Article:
Shenanigans at Southwark Elephant

“How did you make the leap from painting and decorating to brain surgery?”

Blake as Vera to Dinny

Dinny (Dan Skinner) Sean (Emmet Byrne) and Blake (Killian Coyle) (Photo: David Jensen)

As its first major production for the new theatre that is the Southwark Playhouse Elephant as Southwark Playhouse looks towards its new location at London Bridge, comes Enda Walsh’s 2006 absurdist play The Walworth Farce.  The existing Southwark Playhouse in Newington Causeway will be known as Southwark Playhouse Borough.  What the choice of play The Walworth Farce has in locality it lacks in credibility as Walsh’s play churns up the stories we tell ourselves and repeats them to incomprehension.  

This family from Cork in Southern Ireland have come to live in a flat in Southwark along the Walworth Road in one of London’s poorest district skyscrapers of public housing.  They are Dinny the father (Dan Skinner) and his two sons, Sean (Emmet Byrne) and Blake (Killian Coyle).  When we first see him Blake is wearing a woman’s blouse and skirt and ironing his dress.  

Killian Coyle as Blake and Dan Skinner as Dinny (Photo: David Jensen)

Dinny dictates that they should endlessly reenact the terrible events that brought them to London when they fled from Ireland.  He and the two sons rehearse their muddled version of the past every day.  With the obvious limited resources the actors are called on to change into various characters at the drop of a proverbial hat.  The humour centres around the use of wigs so that the cast can put a wig on their hands or head pretending it to be a not seen character and have a conversation. This gets extremely confusing as it becomes very difficult to follow exactly who it is that is being spoken to and how they contribute to the story. 

The first half of the play uses these devices for its humour, the audience were initially amused but by halfway the amusement had died down and was starting to be replaced by confusion. The second half has a more serious tone and the laughter almost gone.  We learn that they do not leave the flat except that Sean goes out for essential supplies and props for the play.  When he returns with a large salami and Ryvita instead of the usual roast chicken dinner, Dinny goes apoplectic.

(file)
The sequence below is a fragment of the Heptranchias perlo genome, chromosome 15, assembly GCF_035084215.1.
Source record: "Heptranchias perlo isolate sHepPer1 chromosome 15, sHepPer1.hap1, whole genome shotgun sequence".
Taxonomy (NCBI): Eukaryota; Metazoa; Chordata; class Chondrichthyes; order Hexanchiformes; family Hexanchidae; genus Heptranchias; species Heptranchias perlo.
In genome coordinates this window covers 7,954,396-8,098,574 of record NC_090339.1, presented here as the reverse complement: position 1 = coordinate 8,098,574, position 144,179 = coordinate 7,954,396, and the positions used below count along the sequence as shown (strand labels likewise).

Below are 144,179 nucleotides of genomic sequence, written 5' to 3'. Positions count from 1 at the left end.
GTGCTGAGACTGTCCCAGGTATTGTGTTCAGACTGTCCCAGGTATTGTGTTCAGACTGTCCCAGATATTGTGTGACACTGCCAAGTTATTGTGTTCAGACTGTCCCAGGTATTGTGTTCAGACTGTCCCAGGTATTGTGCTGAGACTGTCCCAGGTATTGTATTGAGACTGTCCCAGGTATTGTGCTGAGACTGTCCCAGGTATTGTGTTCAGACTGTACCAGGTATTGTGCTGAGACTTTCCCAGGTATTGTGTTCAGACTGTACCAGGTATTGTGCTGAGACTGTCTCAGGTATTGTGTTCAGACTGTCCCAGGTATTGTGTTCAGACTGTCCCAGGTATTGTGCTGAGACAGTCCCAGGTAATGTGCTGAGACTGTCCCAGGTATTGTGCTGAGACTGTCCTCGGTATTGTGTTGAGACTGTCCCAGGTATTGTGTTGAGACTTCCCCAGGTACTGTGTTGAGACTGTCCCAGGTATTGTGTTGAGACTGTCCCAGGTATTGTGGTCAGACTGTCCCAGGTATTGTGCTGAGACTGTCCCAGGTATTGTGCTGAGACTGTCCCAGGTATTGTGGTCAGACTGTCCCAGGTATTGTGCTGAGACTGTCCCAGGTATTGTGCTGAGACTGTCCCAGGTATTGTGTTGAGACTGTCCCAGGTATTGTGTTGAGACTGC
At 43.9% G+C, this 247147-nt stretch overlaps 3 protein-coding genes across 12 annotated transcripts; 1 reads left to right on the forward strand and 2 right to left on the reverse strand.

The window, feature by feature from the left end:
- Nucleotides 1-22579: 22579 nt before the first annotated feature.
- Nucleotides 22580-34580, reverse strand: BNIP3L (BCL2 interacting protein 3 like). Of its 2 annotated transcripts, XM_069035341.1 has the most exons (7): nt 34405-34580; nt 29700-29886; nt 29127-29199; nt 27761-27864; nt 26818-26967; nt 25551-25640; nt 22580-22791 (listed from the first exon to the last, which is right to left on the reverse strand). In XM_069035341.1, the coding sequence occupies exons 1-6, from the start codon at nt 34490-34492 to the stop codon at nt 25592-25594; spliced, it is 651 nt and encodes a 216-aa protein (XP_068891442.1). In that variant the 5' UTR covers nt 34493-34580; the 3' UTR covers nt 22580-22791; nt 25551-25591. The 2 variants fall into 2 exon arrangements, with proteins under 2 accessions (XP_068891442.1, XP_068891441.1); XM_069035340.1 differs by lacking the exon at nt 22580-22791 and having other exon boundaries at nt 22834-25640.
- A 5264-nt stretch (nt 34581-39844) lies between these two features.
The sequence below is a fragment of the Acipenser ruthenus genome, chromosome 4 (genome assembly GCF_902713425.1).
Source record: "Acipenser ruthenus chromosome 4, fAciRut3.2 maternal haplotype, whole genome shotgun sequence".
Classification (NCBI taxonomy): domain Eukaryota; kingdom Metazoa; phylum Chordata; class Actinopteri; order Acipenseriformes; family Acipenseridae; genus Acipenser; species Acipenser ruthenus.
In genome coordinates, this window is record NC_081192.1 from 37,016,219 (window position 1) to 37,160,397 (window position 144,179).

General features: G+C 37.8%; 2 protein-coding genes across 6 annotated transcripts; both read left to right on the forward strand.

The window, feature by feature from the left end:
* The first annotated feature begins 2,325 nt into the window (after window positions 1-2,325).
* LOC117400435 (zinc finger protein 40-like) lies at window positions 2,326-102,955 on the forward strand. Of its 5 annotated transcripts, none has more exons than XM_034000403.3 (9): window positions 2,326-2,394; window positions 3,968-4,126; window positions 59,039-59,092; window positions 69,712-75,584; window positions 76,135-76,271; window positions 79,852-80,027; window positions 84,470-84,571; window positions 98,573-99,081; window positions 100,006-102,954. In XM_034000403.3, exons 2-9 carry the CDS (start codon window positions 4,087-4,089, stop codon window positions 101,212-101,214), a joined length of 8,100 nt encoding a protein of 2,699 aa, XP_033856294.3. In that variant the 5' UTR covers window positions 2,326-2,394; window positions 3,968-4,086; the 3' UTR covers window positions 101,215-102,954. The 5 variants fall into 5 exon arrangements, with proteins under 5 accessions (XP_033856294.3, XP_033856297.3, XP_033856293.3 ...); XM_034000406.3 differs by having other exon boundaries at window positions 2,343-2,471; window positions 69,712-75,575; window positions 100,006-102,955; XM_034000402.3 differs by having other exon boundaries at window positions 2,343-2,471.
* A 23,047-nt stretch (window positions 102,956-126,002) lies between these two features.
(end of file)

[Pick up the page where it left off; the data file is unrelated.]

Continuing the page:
Dan Skinner as Dinny, Killian Coyle as Blake and Emmet Byrne as Sean (Photo: David Jensen)

The arrival at the door of Hayley (Rachelle Diedericks) who is the cashier from Tesco who has come to exchange the bag Sean left behind taking another one, yes with Ryvita and Salami in it.  This disruption to his play brings Dinny to boiling point and Hayley is grabbed, gagged, tied up and thrown onto the bed.   

Carnage follows and the bodies start to pile up like Jacobean tragedy.  This is not a play meant to be taken literally but an allegory and if you can see what the Emperor is wearing, you will certainly get the allegory.  And you’ll need a critic who gets it and finds it funny. 

I wish Southwark Playhouse Elephant the very best and look forward to the musical Berlusconi, the next big production.  

Dan Skinner as Dinny, Rachelle Diedericks as Hayley and Killian Coyle as Blake. (Photo: David Jensen)

Production Notes

The Walworth Farce

Written by Enda Walsh

Directed by Nicky Allpress



Dan Skinner

Emmet Byrne

Killian Coyle

Rachelle Diedericks


Director: Nicky Allures

Designer: Anisha Fields

Lighting Designer: Lucía Sánchez Roldán

Sound Designer: Joseff Harris


Running Time: Two hours 15 minutes with an interval

Booking to 18th March 2023


Southwark Playhouse Elephant

Dante Place

80 Newington Butts

London, SE11 4FL

Box Office enquiries:

Tube/Rail : Elephant and Castle

Telephone: 020 7407 0234


Reviewed by Lizzie Loveridge at the

Southwark Elephant on 24th February 2023